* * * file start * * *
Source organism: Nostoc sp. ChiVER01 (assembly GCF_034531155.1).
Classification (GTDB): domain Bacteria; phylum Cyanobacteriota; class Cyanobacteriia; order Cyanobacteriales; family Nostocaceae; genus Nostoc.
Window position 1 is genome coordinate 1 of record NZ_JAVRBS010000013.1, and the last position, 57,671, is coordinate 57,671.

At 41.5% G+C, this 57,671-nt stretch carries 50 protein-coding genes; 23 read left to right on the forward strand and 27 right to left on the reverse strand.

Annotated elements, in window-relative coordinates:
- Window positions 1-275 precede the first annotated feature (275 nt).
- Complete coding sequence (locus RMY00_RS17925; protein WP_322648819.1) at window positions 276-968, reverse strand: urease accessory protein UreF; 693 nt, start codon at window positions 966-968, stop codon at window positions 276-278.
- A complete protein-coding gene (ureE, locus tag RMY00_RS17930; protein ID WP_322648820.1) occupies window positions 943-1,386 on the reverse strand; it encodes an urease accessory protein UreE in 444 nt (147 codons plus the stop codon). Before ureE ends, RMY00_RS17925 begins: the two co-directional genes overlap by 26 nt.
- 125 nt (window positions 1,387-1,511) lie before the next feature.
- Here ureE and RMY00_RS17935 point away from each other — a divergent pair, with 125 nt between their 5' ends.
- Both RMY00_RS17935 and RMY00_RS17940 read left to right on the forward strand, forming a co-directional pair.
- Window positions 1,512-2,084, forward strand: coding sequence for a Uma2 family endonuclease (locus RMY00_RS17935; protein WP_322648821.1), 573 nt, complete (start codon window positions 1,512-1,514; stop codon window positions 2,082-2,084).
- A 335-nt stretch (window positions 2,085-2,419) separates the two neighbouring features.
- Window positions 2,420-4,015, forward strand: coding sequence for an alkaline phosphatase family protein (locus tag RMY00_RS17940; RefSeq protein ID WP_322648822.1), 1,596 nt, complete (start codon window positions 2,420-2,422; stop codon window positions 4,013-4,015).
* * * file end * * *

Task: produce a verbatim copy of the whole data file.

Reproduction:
Source organism: Nostoc sp. ChiVER01 (assembly GCF_034531155.1).
Classification (GTDB): domain Bacteria; phylum Cyanobacteriota; class Cyanobacteriia; order Cyanobacteriales; family Nostocaceae; genus Nostoc.
Window position 1 is genome coordinate 1 of record NZ_JAVRBS010000013.1, and the last position, 57,671, is coordinate 57,671.

At 41.5% G+C, this 57,671-nt stretch carries 50 protein-coding genes; 23 read left to right on the forward strand and 27 right to left on the reverse strand.

Annotated elements, in window-relative coordinates:
- Window positions 1-275 precede the first annotated feature (275 nt).
- Complete coding sequence (locus RMY00_RS17925; protein WP_322648819.1) at window positions 276-968, reverse strand: urease accessory protein UreF; 693 nt, start codon at window positions 966-968, stop codon at window positions 276-278.
- A complete protein-coding gene (ureE, locus tag RMY00_RS17930; protein ID WP_322648820.1) occupies window positions 943-1,386 on the reverse strand; it encodes an urease accessory protein UreE in 444 nt (147 codons plus the stop codon). Before ureE ends, RMY00_RS17925 begins: the two co-directional genes overlap by 26 nt.
- 125 nt (window positions 1,387-1,511) lie before the next feature.
- Here ureE and RMY00_RS17935 point away from each other — a divergent pair, with 125 nt between their 5' ends.
- Both RMY00_RS17935 and RMY00_RS17940 read left to right on the forward strand, forming a co-directional pair.
- Window positions 1,512-2,084, forward strand: coding sequence for a Uma2 family endonuclease (locus RMY00_RS17935; protein WP_322648821.1), 573 nt, complete (start codon window positions 1,512-1,514; stop codon window positions 2,082-2,084).
- A 335-nt stretch (window positions 2,085-2,419) separates the two neighbouring features.
- Window positions 2,420-4,015, forward strand: coding sequence for an alkaline phosphatase family protein (locus tag RMY00_RS17940; RefSeq protein ID WP_322648822.1), 1,596 nt, complete (start codon window positions 2,420-2,422; stop codon window positions 4,013-4,015).